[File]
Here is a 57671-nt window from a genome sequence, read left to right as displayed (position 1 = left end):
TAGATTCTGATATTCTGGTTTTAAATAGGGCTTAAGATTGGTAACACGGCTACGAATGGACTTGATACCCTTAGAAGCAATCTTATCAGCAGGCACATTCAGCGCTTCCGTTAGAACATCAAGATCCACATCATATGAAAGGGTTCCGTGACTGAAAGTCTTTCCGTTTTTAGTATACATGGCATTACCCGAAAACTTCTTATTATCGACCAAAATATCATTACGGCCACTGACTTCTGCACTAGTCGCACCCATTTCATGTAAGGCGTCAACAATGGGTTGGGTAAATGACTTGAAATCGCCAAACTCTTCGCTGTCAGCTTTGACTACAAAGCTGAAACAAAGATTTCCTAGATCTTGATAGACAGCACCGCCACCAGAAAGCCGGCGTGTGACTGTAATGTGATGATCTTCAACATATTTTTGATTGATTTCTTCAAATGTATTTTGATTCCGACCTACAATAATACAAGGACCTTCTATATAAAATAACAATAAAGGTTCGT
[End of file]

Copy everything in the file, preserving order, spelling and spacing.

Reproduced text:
Here is a 57671-nt window from a genome sequence, read left to right as displayed (position 1 = left end):
TAGATTCTGATATTCTGGTTTTAAATAGGGCTTAAGATTGGTAACACGGCTACGAATGGACTTGATACCCTTAGAAGCAATCTTATCAGCAGGCACATTCAGCGCTTCCGTTAGAACATCAAGATCCACATCATATGAAAGGGTTCCGTGACTGAAAGTCTTTCCGTTTTTAGTATACATGGCATTACCCGAAAACTTCTTATTATCGACCAAAATATCATTACGGCCACTGACTTCTGCACTAGTCGCACCCATTTCATGTAAGGCGTCAACAATGGGTTGGGTAAATGACTTGAAATCGCCAAACTCTTCGCTGTCAGCTTTGACTACAAAGCTGAAACAAAGATTTCCTAGATCTTGATAGACAGCACCGCCACCAGAAAGCCGGCGTGTGACTGTAATGTGATGATCTTCAACATATTTTTGATTGATTTCTTCAAATGTATTTTGATTCCGACCTACAATAATACAAGGACCTTCTATATAAAATAACAATAAAGGTTCGT